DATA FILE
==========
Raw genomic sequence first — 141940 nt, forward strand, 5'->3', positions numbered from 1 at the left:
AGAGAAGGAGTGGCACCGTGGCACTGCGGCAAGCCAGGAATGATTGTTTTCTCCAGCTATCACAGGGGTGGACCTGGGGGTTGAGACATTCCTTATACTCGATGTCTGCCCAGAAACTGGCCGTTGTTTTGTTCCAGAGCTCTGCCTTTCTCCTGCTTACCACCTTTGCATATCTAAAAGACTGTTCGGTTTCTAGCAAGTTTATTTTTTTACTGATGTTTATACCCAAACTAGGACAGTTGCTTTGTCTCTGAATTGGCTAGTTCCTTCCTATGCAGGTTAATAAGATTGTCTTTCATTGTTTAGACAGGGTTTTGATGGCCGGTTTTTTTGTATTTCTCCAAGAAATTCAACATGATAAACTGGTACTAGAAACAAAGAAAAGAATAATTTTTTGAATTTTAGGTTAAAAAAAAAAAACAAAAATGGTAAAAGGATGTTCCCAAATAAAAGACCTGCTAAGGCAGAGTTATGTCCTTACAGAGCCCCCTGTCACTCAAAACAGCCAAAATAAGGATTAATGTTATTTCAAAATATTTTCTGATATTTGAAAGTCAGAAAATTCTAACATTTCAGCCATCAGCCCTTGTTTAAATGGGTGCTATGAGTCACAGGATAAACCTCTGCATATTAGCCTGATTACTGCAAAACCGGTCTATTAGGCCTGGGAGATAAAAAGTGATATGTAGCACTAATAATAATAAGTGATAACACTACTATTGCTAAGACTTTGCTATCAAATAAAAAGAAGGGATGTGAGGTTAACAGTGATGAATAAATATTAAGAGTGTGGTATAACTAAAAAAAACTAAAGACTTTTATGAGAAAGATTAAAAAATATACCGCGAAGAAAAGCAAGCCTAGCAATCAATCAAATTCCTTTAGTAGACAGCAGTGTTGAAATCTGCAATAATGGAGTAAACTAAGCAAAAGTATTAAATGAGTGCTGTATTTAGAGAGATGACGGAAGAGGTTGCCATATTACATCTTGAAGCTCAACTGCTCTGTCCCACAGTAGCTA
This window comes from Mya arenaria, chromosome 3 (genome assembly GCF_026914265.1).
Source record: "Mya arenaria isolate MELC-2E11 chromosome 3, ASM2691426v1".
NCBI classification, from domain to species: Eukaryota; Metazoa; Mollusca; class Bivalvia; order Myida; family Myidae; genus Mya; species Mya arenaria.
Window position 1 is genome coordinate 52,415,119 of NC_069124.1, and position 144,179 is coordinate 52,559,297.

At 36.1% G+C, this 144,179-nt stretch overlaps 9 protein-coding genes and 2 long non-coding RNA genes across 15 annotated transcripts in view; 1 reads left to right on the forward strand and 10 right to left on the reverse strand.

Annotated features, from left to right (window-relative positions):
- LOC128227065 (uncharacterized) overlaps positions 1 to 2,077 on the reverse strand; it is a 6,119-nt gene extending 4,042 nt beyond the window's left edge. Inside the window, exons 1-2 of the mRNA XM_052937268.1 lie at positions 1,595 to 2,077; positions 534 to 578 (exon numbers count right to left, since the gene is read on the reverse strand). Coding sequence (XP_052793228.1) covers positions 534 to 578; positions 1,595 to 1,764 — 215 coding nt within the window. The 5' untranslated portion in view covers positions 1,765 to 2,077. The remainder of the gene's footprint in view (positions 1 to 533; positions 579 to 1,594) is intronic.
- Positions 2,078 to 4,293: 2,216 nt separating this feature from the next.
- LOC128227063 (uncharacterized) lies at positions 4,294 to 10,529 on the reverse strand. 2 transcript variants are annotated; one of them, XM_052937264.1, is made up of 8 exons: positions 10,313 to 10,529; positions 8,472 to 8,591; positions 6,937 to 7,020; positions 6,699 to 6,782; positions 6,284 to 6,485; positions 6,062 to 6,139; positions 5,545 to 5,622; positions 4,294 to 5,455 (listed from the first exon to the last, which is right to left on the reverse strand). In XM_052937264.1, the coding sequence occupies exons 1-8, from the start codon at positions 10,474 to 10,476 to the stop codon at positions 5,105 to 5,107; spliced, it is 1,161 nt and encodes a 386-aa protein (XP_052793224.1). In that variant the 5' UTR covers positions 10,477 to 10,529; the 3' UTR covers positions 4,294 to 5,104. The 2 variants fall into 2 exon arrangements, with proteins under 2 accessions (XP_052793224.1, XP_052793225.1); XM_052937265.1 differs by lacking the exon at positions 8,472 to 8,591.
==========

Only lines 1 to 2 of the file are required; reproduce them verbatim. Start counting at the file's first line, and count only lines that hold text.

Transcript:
Raw genomic sequence first — 141940 nt, forward strand, 5'->3', positions numbered from 1 at the left:
AGAGAAGGAGTGGCACCGTGGCACTGCGGCAAGCCAGGAATGATTGTTTTCTCCAGCTATCACAGGGGTGGACCTGGGGGTTGAGACATTCCTTATACTCGATGTCTGCCCAGAAACTGGCCGTTGTTTTGTTCCAGAGCTCTGCCTTTCTCCTGCTTACCACCTTTGCATATCTAAAAGACTGTTCGGTTTCTAGCAAGTTTATTTTTTTACTGATGTTTATACCCAAACTAGGACAGTTGCTTTGTCTCTGAATTGGCTAGTTCCTTCCTATGCAGGTTAATAAGATTGTCTTTCATTGTTTAGACAGGGTTTTGATGGCCGGTTTTTTTGTATTTCTCCAAGAAATTCAACATGATAAACTGGTACTAGAAACAAAGAAAAGAATAATTTTTTGAATTTTAGGTTAAAAAAAAAAAACAAAAATGGTAAAAGGATGTTCCCAAATAAAAGACCTGCTAAGGCAGAGTTATGTCCTTACAGAGCCCCCTGTCACTCAAAACAGCCAAAATAAGGATTAATGTTATTTCAAAATATTTTCTGATATTTGAAAGTCAGAAAATTCTAACATTTCAGCCATCAGCCCTTGTTTAAATGGGTGCTATGAGTCACAGGATAAACCTCTGCATATTAGCCTGATTACTGCAAAACCGGTCTATTAGGCCTGGGAGATAAAAAGTGATATGTAGCACTAATAATAATAAGTGATAACACTACTATTGCTAAGACTTTGCTATCAAATAAAAAGAAGGGATGTGAGGTTAACAGTGATGAATAAATATTAAGAGTGTGGTATAACTAAAAAAAACTAAAGACTTTTATGAGAAAGATTAAAAAATATACCGCGAAGAAAAGCAAGCCTAGCAATCAATCAAATTCCTTTAGTAGACAGCAGTGTTGAAATCTGCAATAATGGAGTAAACTAAGCAAAAGTATTAAATGAGTGCTGTATTTAGAGAGATGACGGAAGAGGTTGCCATATTACATCTTGAAGCTCAACTGCTCTGTCCCACAGTAGCTA